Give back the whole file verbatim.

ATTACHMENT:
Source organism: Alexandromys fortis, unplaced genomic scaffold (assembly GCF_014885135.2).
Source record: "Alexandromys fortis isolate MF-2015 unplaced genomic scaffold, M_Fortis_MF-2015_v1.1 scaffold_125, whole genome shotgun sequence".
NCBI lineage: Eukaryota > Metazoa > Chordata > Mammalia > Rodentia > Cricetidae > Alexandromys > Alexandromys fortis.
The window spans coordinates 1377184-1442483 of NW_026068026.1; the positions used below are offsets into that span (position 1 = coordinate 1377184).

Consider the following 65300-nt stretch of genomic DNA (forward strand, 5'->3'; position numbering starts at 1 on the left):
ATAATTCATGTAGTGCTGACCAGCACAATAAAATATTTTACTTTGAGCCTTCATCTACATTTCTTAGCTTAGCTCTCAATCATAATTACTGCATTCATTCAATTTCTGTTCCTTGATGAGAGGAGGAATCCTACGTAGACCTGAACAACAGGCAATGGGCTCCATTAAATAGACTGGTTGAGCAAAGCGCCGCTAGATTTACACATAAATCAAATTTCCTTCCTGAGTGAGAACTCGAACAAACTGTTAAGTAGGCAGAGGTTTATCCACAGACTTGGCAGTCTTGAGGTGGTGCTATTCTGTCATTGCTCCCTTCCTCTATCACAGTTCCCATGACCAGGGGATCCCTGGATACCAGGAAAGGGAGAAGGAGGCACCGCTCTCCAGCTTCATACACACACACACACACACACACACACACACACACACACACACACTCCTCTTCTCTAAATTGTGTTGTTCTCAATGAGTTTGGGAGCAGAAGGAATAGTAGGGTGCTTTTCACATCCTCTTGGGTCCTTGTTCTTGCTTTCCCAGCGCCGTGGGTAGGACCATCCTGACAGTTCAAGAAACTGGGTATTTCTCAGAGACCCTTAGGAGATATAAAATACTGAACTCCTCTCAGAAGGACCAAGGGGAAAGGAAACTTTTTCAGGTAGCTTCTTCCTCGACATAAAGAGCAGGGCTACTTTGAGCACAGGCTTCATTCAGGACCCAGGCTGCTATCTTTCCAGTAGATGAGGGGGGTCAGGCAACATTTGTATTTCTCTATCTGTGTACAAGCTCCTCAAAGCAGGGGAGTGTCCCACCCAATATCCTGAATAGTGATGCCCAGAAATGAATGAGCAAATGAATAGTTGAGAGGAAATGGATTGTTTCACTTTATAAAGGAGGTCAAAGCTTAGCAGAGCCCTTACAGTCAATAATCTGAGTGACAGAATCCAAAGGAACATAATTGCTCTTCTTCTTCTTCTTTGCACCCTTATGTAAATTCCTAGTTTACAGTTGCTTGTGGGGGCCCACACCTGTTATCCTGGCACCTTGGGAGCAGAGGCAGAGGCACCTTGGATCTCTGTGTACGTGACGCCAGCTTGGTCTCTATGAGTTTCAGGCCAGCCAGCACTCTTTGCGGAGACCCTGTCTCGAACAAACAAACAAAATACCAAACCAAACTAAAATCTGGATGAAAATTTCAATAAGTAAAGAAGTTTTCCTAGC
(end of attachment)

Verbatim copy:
Source organism: Alexandromys fortis, unplaced genomic scaffold (assembly GCF_014885135.2).
Source record: "Alexandromys fortis isolate MF-2015 unplaced genomic scaffold, M_Fortis_MF-2015_v1.1 scaffold_125, whole genome shotgun sequence".
NCBI lineage: Eukaryota > Metazoa > Chordata > Mammalia > Rodentia > Cricetidae > Alexandromys > Alexandromys fortis.
The window spans coordinates 1377184-1442483 of NW_026068026.1; the positions used below are offsets into that span (position 1 = coordinate 1377184).

Consider the following 65300-nt stretch of genomic DNA (forward strand, 5'->3'; position numbering starts at 1 on the left):
ATAATTCATGTAGTGCTGACCAGCACAATAAAATATTTTACTTTGAGCCTTCATCTACATTTCTTAGCTTAGCTCTCAATCATAATTACTGCATTCATTCAATTTCTGTTCCTTGATGAGAGGAGGAATCCTACGTAGACCTGAACAACAGGCAATGGGCTCCATTAAATAGACTGGTTGAGCAAAGCGCCGCTAGATTTACACATAAATCAAATTTCCTTCCTGAGTGAGAACTCGAACAAACTGTTAAGTAGGCAGAGGTTTATCCACAGACTTGGCAGTCTTGAGGTGGTGCTATTCTGTCATTGCTCCCTTCCTCTATCACAGTTCCCATGACCAGGGGATCCCTGGATACCAGGAAAGGGAGAAGGAGGCACCGCTCTCCAGCTTCATACACACACACACACACACACACACACACACACACACACACACACTCCTCTTCTCTAAATTGTGTTGTTCTCAATGAGTTTGGGAGCAGAAGGAATAGTAGGGTGCTTTTCACATCCTCTTGGGTCCTTGTTCTTGCTTTCCCAGCGCCGTGGGTAGGACCATCCTGACAGTTCAAGAAACTGGGTATTTCTCAGAGACCCTTAGGAGATATAAAATACTGAACTCCTCTCAGAAGGACCAAGGGGAAAGGAAACTTTTTCAGGTAGCTTCTTCCTCGACATAAAGAGCAGGGCTACTTTGAGCACAGGCTTCATTCAGGACCCAGGCTGCTATCTTTCCAGTAGATGAGGGGGGTCAGGCAACATTTGTATTTCTCTATCTGTGTACAAGCTCCTCAAAGCAGGGGAGTGTCCCACCCAATATCCTGAATAGTGATGCCCAGAAATGAATGAGCAAATGAATAGTTGAGAGGAAATGGATTGTTTCACTTTATAAAGGAGGTCAAAGCTTAGCAGAGCCCTTACAGTCAATAATCTGAGTGACAGAATCCAAAGGAACATAATTGCTCTTCTTCTTCTTCTTTGCACCCTTATGTAAATTCCTAGTTTACAGTTGCTTGTGGGGGCCCACACCTGTTATCCTGGCACCTTGGGAGCAGAGGCAGAGGCACCTTGGATCTCTGTGTACGTGACGCCAGCTTGGTCTCTATGAGTTTCAGGCCAGCCAGCACTCTTTGCGGAGACCCTGTCTCGAACAAACAAACAAAATACCAAACCAAACTAAAATCTGGATGAAAATTTCAATAAGTAAAGAAGTTTTCCTAGC